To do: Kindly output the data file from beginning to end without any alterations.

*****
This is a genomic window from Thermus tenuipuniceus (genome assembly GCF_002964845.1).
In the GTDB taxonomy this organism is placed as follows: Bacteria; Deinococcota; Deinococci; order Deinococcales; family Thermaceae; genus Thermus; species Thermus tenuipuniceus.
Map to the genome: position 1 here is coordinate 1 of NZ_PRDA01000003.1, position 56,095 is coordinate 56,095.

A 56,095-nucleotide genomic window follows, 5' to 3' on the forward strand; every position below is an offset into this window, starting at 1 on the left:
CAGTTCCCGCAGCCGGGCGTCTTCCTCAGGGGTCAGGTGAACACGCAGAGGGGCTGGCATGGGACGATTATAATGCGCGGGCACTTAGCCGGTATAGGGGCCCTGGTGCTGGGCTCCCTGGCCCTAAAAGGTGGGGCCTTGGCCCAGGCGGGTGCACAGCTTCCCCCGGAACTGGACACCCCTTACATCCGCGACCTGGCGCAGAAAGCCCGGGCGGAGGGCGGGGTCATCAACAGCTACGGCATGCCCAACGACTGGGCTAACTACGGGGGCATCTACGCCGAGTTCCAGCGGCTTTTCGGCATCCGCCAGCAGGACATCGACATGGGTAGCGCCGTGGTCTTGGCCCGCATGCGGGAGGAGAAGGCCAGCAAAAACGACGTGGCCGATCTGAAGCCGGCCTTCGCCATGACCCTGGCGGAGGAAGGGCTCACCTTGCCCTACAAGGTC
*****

This is a genomic window from Thermus tenuipuniceus (genome assembly GCF_002964845.1).
In the GTDB taxonomy this organism is placed as follows: Bacteria; Deinococcota; Deinococci; order Deinococcales; family Thermaceae; genus Thermus; species Thermus tenuipuniceus.
Map to the genome: position 1 here is coordinate 1 of NZ_PRDA01000003.1, position 56,095 is coordinate 56,095.

A 56,095-nucleotide genomic window follows, 5' to 3' on the forward strand; every position below is an offset into this window, starting at 1 on the left:
CAGTTCCCGCAGCCGGGCGTCTTCCTCAGGGGTCAGGTGAACACGCAGAGGGGCTGGCATGGGACGATTATAATGCGCGGGCACTTAGCCGGTATAGGGGCCCTGGTGCTGGGCTCCCTGGCCCTAAAAGGTGGGGCCTTGGCCCAGGCGGGTGCACAGCTTCCCCCGGAACTGGACACCCCTTACATCCGCGACCTGGCGCAGAAAGCCCGGGCGGAGGGCGGGGTCATCAACAGCTACGGCATGCCCAACGACTGGGCTAACTACGGGGGCATCTACGCCGAGTTCCAGCGGCTTTTCGGCATCCGCCAGCAGGACATCGACATGGGTAGCGCCGTGGTCTTGGCCCGCATGCGGGAGGAGAAGGCCAGCAAAAACGACGTGGCCGATCTGAAGCCGGCCTTCGCCATGACCCTGGCGGAGGAAGGGCTCACCTTGCCCTACAAGGTC